Sarawak keeps ‘Allah’ issue awkward for Putrajaya

khairie hisyam

Khairie Hisyam Aliman, The Malay Mail

As far as the “Allah” issue is concerned, the change in Sarawak’s chief minister had not brought any changes to the state’s stance. The awkwardness for Putrajaya remains.

Last weekend. newly-minted Sarawak Chief Minister Tan Sri Adenan Satem promised that Christians in the state would be free to use the word “Allah” for as long as he remains in office.

“There is no law in Sarawak that says you (Sarawakian Christians) cannot use the word ‘Allah’, and I will not permit such a law in Sarawak as long as I am the chief minister,” Adenan was quoted as saying.

To recap, Adenan’s predecessor Pehin Sri Abdul Taib Mahmud said last October that the use of the word “Allah” is a non-issue in the state.

On the other side of the fence, Home Minister Datuk Seri Zahid Hamidi and the Attorney-General went on record in the same month to say that the “Allah” ban extends to Sabah and Sarawak too. Prime minister Datuk Seri Najib Tun Razak also weighed in saying that the court ban on the word’s use by non-Muslims does not apply to Sabah and Sarawak.

While most national leaders had been quiet on the issue, news reports suggest that the ban had also been enforced beyond its scope and has led to two different religious laws for the country.

So how? As long as this issue remains unresolved, it will continue to stir the embers of religious tension. Not to mention continuing to embarrass West Malaysian figures playing up the issue, when it is actually not an issue at all in the East.

As an aside, the Sarawakian in me appreciates the not-quite-subtle reminder from Kuching that Sarawak is an equal partner in Malaysia, with certain rights guaranteed by the 18-point agreement presenting the terms of it joining the federation.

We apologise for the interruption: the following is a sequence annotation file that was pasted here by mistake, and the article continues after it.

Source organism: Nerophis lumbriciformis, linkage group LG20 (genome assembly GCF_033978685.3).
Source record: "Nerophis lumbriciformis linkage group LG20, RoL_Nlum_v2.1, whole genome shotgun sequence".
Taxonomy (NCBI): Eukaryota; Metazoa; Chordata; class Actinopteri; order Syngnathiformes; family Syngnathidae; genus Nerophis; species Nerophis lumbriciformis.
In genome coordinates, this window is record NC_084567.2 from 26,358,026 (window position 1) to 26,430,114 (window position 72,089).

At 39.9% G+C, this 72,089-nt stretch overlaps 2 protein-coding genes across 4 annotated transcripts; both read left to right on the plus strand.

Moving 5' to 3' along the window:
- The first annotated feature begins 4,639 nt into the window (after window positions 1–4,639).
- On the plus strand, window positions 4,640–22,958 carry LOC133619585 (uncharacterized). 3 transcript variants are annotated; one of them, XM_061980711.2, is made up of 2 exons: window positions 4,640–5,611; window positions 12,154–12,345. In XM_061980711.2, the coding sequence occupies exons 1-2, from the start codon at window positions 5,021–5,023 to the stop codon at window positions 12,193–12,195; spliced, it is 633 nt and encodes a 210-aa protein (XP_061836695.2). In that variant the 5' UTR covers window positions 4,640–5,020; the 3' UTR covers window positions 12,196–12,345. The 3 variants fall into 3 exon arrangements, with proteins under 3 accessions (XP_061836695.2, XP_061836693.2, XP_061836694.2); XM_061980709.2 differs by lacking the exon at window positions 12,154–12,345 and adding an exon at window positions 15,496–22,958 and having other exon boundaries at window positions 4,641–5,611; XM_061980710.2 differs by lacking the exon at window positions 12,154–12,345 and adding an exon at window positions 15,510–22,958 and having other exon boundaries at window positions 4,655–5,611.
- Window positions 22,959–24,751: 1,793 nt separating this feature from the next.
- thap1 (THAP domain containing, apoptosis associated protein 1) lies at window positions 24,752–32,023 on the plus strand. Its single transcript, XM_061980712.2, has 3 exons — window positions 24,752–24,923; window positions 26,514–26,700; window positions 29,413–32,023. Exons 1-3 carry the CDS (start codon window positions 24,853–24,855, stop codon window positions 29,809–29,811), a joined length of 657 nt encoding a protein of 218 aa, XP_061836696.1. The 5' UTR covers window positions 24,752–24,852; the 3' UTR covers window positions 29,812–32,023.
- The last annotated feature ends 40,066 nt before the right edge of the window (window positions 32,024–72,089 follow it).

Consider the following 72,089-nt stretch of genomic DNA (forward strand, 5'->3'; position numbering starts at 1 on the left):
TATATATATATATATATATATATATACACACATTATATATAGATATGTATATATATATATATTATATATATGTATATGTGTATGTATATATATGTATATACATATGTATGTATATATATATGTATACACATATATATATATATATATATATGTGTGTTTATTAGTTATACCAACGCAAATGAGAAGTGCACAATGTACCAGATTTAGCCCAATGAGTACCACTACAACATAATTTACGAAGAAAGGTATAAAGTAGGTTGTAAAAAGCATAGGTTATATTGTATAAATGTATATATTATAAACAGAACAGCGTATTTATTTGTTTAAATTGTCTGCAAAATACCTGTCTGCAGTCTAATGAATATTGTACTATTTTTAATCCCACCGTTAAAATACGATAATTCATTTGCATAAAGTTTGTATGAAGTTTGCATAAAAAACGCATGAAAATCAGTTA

But I digress. It is worth noting what exactly the ban specified.

In essence, the Catholic Church is banned from using the word to refer to God in the Malay language section of its weekly newspaper, the Herald. That’s it.

In other words, the ban is not pervasive despite the impression of it being so among various parties, including some foreign media.

However, the implications are serious — if the use can be banned in one context then presumably a future ban on other types of usage can and may follow. Better to clarify and end the dispute now than wait for further complications to arise.

On March 5, 2014, the Federal Court (FC) reserved decision on the Herald’s application for leave to appeal against the Court of Appeal ruling that it cannot use the word in its Malay language publications.

But the ball has been in the politicians’ court for far longer. We should hope that by the time the FC’s decision is announced, a clear path for permanent resolution to this issue is in sight.

Maybe it’s not too late for the prime minister to take the lead and adopt a strong position over the politicisation of the matter. For it to have dragged on for so long clearly indicates that ignoring it won’t make the problem go away.